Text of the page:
Innovations getting you ready for the transition

Menno Koopmans

Author: Menno Koopmans

Published 22nd July 2016

Innovations getting you ready for the transition

There has been much speculation about the migration away from cable and the potential disappearance of set top boxes. However, regardless of what happens in the future, we cannot escape the fact that a multitude of sources is streaming content into people's living rooms and this is having a significant impact in consumer's use and choice of devices. Whether it is cable, satellite or broadband, the ability to control and interact with this content has increasingly grown in complexity and the choice of viewing and device options is becoming more diverse.

A recent Trendbox DB on behalf of Universal Electronics, studied the TV viewing and control habits of more than 1800 people across the UK, France and Germany. The research revealed that when it comes to Pay TV access devices, set top boxes with hard disk or PVR are still the most common, in fact, in the UK alone 63% of those surveyed use them. However, for those viewers watching OTT services, only 12% use set-top boxes as their chosen device, in this case the most popular devices were media players (30%) and Smart TVs (29%).

Those results would suggest that if the current surge in OTT service offerings continue as expected, more consumers could move away from set-top boxes to the other emerging devices. However while the future of the devices themselves looks unpredictable, competition between traditional broadcasters, broadcasters with streaming services and the growing number of OTT providers is stronger than ever.

It is somewhat ironic that from the viewer's perspective, the devices themselves would come way down the priority list. Content is still king, regardless of where it comes from - whether that's a set-top box, a pay-tv provider or the internet. The same could be said for the viewing device, it might be the latest UHD-enabled screen or the screen of a next-generation tablet - but ultimately, it is all about the content and how viewers interact with that content.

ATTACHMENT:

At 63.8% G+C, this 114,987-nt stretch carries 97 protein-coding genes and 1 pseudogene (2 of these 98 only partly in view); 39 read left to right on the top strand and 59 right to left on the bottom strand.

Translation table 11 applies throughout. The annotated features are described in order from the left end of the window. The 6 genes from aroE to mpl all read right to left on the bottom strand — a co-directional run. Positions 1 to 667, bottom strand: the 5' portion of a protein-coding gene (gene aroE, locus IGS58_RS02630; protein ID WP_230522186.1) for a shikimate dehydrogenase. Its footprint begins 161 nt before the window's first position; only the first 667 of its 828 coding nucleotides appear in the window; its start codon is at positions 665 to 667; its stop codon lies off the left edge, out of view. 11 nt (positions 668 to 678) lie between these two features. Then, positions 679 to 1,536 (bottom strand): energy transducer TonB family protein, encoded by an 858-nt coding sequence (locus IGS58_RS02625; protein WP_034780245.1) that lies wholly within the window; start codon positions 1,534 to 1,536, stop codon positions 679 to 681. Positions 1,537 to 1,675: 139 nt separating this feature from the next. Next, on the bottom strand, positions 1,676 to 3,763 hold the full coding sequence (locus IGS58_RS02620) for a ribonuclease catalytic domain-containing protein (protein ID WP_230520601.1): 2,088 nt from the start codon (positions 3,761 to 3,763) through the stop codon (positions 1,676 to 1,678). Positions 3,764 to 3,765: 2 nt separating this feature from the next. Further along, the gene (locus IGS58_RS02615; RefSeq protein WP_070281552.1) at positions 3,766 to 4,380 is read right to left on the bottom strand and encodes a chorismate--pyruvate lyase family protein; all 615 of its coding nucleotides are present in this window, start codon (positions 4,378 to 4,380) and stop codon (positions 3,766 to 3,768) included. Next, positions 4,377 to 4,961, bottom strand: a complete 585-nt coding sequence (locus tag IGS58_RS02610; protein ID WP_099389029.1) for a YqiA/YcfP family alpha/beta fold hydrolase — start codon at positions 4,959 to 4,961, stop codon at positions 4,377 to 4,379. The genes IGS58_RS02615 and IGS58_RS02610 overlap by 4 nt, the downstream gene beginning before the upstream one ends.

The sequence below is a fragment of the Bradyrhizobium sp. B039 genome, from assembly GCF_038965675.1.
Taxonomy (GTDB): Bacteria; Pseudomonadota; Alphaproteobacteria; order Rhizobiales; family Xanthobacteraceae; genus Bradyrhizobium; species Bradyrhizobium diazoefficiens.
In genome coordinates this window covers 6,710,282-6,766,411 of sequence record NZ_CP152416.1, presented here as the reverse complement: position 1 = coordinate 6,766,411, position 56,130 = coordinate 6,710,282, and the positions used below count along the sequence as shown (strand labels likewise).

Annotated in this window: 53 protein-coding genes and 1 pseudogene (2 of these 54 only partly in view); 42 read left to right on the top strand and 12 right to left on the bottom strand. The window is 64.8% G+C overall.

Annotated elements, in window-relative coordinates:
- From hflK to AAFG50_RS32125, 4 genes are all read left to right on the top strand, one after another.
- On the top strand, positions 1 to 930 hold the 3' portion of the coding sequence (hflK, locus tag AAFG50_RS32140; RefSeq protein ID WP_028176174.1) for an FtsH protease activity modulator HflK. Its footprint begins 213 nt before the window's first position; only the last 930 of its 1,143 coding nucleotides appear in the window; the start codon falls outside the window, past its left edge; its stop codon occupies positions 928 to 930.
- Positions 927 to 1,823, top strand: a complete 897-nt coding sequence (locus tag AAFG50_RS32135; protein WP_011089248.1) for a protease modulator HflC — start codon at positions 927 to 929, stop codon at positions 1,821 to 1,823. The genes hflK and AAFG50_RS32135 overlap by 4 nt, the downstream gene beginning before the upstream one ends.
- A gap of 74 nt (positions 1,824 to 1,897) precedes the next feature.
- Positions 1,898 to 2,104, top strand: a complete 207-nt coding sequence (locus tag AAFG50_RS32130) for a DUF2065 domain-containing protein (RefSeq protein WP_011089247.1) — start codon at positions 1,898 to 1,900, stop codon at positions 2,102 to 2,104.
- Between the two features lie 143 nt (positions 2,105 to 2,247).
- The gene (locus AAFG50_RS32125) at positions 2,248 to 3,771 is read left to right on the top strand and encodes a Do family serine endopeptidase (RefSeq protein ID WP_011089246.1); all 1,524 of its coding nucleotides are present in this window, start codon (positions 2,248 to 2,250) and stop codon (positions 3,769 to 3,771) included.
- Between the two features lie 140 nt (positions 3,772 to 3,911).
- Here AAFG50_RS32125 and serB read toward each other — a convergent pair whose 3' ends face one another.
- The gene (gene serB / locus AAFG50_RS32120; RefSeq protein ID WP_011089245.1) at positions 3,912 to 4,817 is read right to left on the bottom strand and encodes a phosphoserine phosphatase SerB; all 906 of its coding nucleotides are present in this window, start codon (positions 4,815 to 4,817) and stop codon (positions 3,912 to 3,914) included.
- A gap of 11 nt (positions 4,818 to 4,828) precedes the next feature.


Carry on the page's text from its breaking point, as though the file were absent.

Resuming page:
Another vital element in the whole customer experience is control. Today's audiences may want the convenience to be able to watch what they want, when they want, on whatever device, however this has heightened the desire for ultimate control. With the myriad of systems in the living room, access needs to be easy and instantaneous, with navigation and searching for specific content as straightforward as possible. The entire user experience would be based on ease of use, particularly the remote control and user interface (UI). When it comes to the remote control, viewers want the widest range of functionality, without the frustration, brought by handling multiple devices and complex buttons.

The current challenges facing viewers was highlighted in the research, which evidenced the confusion around switching source, or navigating between TV, set-top box, games console and other components such as DVD players or amplifiers. Consumers even find getting the right picture on to the screen a struggle, with 34% of respondents saying it was an issue. The TV audiences surveyed want simple solutions to their needs, and almost one in four consumers said they had already selected to use universal remote controls in their homes in a bid to cut through the complexity and control all of the systems through one device.

The universal use of a remote control from both content providers and device manufacturers still allows consumers the choice yet it creates a more streamlined user experience. So what will the remote controls of the future look like? We are already starting to see models making use of voice, motion and touch pads and these are beginning to affect the way in which viewers navigate through content and find new entertainment choices. Biometrics, for example, can help create a very effective and simple personalised entertainment user experience. Through the use of voice, an entertainment system can identify the user and suggest content for them based on elements such as gender and age.

However, functionality aside, if we go back to basics, one of the most fundamental features of a remote control has to be that it actually works across the consumer's range of viewing devices. Voice, motion and touch may be part of the next generation of models, however if they are not guaranteed to work or completely compatible, it makes the fancy functions somewhat redundant. Additionally, the remote control should be able to cover the vast majority of the TV replacement market.

Content may be king, however control will remain at the top of the hierarchy for the near future, particularly in terms of the viewer experience. Whether the future is set top boxes or the most advanced smart TVs, consumers want the greatest choice of what and how they view, and have the ultimate control at their fingertips.



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